GAA Editor @BrianGBarry
GAA talking points: Mayo mileage, low attendances and All-Star shoo-ins
Last Updated: 12/08/19 3:02pm
Following the All-Ireland semi-finals, we take a look at the major talking points from the weekend's Gaelic football action.
Can the Dubs be stopped?
Dublin's second-half blitz against Mayo secured a final berth, and sent shock-waves around the country. The 10 minutes after the break will go down as perhaps the most breathtaking football seen at Croke Park in years.
It was the perfect storm, and the Connacht side had no answer.
The manner in which they dispatched of a Mayo side who had been competitive for long periods was a warning sign for the opposition in the decider.
Can Dublin complete the 'drive for five'? Can they go further? Right now, they have never looked so far ahead of the chasing pack at any point over the last five seasons.
Kerry come of age, but can they take the final step?
At half-time in Croke Park on Sunday, Kerry were in a hole. Trailing by four points, they looked out of ideas.
However, Peter Keane managed to switch things up, and it swung the game in their favour. 1-3 without reply at the midway point of the second half proved a fatal blow to Tyrone's hopes, as Stephen O'Brien and David Clifford stood up with crucial scores. Meanwhile, Seán O'Shea was deadly accurate from placed balls.
While experienced players like David Moran and Paul Geaney made telling contributions, some of the younger stars were the difference in the second half.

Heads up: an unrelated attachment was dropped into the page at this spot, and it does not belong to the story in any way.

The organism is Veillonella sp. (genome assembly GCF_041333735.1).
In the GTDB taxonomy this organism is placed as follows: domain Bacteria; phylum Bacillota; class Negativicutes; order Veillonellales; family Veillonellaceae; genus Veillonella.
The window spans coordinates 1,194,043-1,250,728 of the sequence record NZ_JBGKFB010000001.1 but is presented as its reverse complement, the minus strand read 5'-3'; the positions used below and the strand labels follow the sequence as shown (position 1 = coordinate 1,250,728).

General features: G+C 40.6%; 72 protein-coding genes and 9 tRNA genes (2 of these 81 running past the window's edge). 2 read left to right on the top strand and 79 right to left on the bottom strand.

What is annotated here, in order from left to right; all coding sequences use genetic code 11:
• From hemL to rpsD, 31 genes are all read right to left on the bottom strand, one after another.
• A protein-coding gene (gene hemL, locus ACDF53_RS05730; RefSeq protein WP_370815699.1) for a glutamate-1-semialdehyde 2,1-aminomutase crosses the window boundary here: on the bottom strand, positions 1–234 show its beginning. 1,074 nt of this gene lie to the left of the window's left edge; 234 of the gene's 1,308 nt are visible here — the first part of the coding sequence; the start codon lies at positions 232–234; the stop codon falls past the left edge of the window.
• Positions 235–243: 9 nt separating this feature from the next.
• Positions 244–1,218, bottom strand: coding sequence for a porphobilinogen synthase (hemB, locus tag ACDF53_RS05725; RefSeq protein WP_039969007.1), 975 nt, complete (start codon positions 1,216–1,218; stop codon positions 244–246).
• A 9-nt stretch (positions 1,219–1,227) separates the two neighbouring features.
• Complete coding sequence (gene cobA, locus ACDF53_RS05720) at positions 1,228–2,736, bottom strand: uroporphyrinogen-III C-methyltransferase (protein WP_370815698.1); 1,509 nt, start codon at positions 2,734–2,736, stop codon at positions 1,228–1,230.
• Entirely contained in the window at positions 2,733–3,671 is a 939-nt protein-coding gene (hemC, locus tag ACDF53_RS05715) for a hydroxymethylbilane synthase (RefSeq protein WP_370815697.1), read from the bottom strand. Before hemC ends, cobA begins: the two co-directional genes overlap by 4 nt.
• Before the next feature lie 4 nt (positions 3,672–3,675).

All year, many have pondered if this young side are capable of challenging the Dubs. We will find out in three weeks' time, as they prepare for the All-Ireland final.
Mayo's mileage too great
Mayo's summer odyssey caught up with them on Saturday night. Playing their seventh game in eight weekends was too great an ask, as they ran out of steam down the home straight.
James Horan lamented the workload on amateur players at full-time.
He said: "If you think about the journey we've been on this year and apply any common sense to it, the turnaround that they're asking amateur players to do is crazy.
"I didn't really mention it all year, I'm not at all in any way using it as an excuse but you know, coming back from games at 2am in the morning and guys being in work on a Monday and just the whole what we're asking players to do is very, very tough."
It's hard to disagree with them, but it poses a question if it's feasible to take the scenic route through the championship any longer. In 2020, it's crucial for Mayo to go directly through Connacht.
Despite over 82,000 filing into Croke Park on Saturday night, the crowd of just 33,848 on Sunday must be sounding alarm bells for the GAA top brass.
It was the lowest All-Ireland semi-final attendance since 1996, when 33,165 watched the meeting of Kerry and Mayo.
Were punters turned away by the dominance of Dublin, feeling the final will be a foregone conclusion? Did the price increase from earlier this year play a part?
There is plenty to mull over off the back of what was a disappointing turnout, and it represents a drop of almost 20,000 from when Kerry and Tyrone met at the same stage in 2015.
It was the weekend when the All-Star team truly took shape. Dublin's Con O'Callaghan and Paul Mannion continued their impressive form, scoring 2-5 from play between them. Cathal McShane bagged 0-7 for Tyrone, while Stephen O'Brien put in another match-winning performance for the Kingdom.
It would take something seismic to shift any of those four forward off the team, while further out the field, Brian Fenton and David Moran nailed down midfield berths.
Stephen Cluxton remains on course for his first award since 2013.
Sky Sports' GAA coverage continues next weekend as Tipperary and Kilkenny face off in the All-Ireland hurling final.